The Western Balkans has never triumphed without strategic clarity from Europe.
After the culmination of the Kosovan war, EU leaders and the Western Balkan states met at a summit, in 2000 in Zagreb, that was intended to seize the historic opportunity for regional cooperation, reconciliation and affirmation of a clear European perspective to all countries of the region.
Almost two weeks ago, 20 years later, a virtual summit was called to address exactly the same issues but in a more complex and different geopolitical landscape for Europe and the region.
The Zagreb summit lacked a strategic vision on how to move forward with the enlargement of the region. Kosovo still remains the only country in the area without visa-free travel with the Schengen Zone even though the European Commission has recommended such a step.
The credibility and power of the European Union are in question across the region. The summit focused more on soft power issues, that without the enlargement clarity, are about to be completed by third actors in the region.
The EU has been the traditional soft power in the Balkans for the past 20 to 30 years but the coronavirus pandemic has led to China and Russia trying to take over. That is happening on at least two levels.
First, the coronavirus pandemic has brought an increase of Russian and Chinese disinformation and propaganda campaigns across the Western Balkans, where the countries of the region have neither capacity nor knowledge how to counter them.
If the EU would like to preserve its standing in the region, it should think what it can do, together with US, to support the countries of the region in fighting disinformation campaigns.
Secondly, EU has financially and logistically supported the region during the pandemic, but Chinese and Russian diplomacy has increased in the Balkans. China and Russia have never before been so committed to promoting their status as benevolent global actors as they support for Serbia with medical aid.
For a long time, the European Union has underestimated the importance of foreign policy alignment between Western Balkans and the EU. Now this is backfiring in Serbia, which has become the gateway for China and Russia in the region. Still, the EU has not provided a concrete framework on how to counter the hybrid threats of Russia and China.
This complex geopolitical situation and the challenges of the coronavirus pandemic will put the Western Balkans in a more difficult situation to manoeuvre to face its democratic deficit, economic and social challenges, and chaotic regional cooperation structures.
But in a very weak summit final communiqué, the Chinese and Russia goals to turn the region into a geopolitical chessboard was finally touched albeit briefly and generally, as if we were talking about the possible landing of aliens.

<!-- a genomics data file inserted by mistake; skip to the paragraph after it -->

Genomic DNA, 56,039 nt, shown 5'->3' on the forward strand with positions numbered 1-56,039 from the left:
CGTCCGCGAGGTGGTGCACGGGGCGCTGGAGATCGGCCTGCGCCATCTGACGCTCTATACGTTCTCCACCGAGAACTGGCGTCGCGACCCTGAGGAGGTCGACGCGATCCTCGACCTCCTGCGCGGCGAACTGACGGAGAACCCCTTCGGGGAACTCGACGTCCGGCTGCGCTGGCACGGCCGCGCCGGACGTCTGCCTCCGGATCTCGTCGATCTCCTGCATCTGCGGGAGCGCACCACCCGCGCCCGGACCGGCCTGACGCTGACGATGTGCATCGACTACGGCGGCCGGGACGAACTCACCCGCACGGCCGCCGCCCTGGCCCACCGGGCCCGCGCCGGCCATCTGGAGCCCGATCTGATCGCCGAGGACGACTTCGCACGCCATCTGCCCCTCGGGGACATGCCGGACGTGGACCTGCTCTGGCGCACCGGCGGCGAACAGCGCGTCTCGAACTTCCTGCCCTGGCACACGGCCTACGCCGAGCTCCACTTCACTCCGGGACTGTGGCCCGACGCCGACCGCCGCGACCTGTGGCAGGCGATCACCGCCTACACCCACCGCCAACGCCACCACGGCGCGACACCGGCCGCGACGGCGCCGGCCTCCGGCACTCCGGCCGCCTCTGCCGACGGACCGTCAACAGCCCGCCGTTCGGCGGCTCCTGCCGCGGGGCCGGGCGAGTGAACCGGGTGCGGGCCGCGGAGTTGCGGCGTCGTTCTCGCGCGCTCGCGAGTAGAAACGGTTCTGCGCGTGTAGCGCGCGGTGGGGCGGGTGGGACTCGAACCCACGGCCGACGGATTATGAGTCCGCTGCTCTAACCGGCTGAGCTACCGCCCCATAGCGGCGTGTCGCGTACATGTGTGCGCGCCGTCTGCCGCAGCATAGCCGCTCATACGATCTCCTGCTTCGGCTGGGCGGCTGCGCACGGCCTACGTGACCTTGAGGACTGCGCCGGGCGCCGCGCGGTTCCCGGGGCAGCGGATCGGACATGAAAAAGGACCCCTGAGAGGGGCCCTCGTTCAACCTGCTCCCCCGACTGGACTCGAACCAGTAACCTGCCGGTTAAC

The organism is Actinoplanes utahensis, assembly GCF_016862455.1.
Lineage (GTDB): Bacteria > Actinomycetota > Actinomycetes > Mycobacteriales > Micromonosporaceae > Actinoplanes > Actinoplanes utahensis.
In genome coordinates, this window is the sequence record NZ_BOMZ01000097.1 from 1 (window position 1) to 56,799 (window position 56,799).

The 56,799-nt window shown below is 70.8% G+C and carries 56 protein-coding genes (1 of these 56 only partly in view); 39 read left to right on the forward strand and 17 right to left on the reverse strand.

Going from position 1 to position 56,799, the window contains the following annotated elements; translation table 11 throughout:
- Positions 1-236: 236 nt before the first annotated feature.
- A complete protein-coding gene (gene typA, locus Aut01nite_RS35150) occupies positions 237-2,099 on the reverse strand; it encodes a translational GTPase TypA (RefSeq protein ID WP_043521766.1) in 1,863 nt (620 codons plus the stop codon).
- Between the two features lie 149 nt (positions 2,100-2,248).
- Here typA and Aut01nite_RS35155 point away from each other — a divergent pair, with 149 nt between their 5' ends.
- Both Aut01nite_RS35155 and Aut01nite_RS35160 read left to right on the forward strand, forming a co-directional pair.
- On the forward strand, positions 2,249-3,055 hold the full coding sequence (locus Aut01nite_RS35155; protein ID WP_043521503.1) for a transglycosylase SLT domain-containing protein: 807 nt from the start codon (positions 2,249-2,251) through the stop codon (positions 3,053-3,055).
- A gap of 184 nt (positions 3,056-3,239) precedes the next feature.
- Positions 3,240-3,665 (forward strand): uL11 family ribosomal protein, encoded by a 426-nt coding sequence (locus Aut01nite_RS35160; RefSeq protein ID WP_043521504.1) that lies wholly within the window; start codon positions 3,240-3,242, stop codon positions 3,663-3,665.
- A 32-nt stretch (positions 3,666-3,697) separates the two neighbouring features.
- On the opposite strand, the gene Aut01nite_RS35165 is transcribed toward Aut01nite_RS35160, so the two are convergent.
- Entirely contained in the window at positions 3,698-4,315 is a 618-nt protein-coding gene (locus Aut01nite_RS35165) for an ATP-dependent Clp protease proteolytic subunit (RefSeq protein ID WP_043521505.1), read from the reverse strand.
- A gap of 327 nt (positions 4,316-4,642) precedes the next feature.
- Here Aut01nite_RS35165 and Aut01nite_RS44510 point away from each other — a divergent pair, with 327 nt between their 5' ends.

The 2020 Freedom House Nations in Transit Report shows that only Kosovo and North Macedonia have kept the trend of democratisation in the region. This regional backslide means that, if not supported by a tangible EU enlargement perspective, both countries would not be able to progress for long when authoritarian rule is expanding throughout the region.
The region has made rapid progress in recent decades toward democratisation, but it may experience a rapid about-turn. Illiberal democracies are exactly what the Kremlin and Beijing would prefer to see in the Balkans. It fits their playbook.
A region with a democratic deficit, and a need to ensure economic growth after the coronavirus pandemic, will be attractive for China and Russia as they expand their influence through the use of soft power, primarily leverage derived from economic and investment support. China and Russia will seize the opportunity and compete with the EU.
Without a clear and dynamic enlargement process for all countries of the region, that was absent from Zagreb summit as a policy in the final communiqué, the European Union will lower itself to be on the same footing as China and Russia.
The problem is that still the European Union is not aware of this damage to its credibility and standing in the region and the risks it brings to us in the region and Europe too.
Since 2000, the EU has emphasised regional cooperation. However, we must be clear that regional cooperation in the Western Balkans, even with the dozen structures and institutions that have been created, has failed to show solidarity during the pandemic coronavirus situation in the region.
Countries have acted on their own with outside actors to cope with the pandemic, but there has been no regional approach or initiatives to stand together as a region. This requires a reflection by the region and the European Union on how to reform regional structures and make them more effective.
If people do not benefit from regional cooperation in times of crisis, is it worth keeping them in times of normality? This is a strategic question that the Western Balkans and the European Union must address.
The EU must set clear goals and a timeframe of how it wants to progress with the enlargement in the Balkans. The Zagreb summit failed to do that. In this difficult and ever-changing international environment, the Western Balkans will triumph only when Europe has a firm commitment towards the Western Balkans.
The EU can act as a global player when it is able to understand how others view the Western Balkans, and how they are not on the same page with the European Union. The time has come for the EU to end its naivety in the Western Balkans.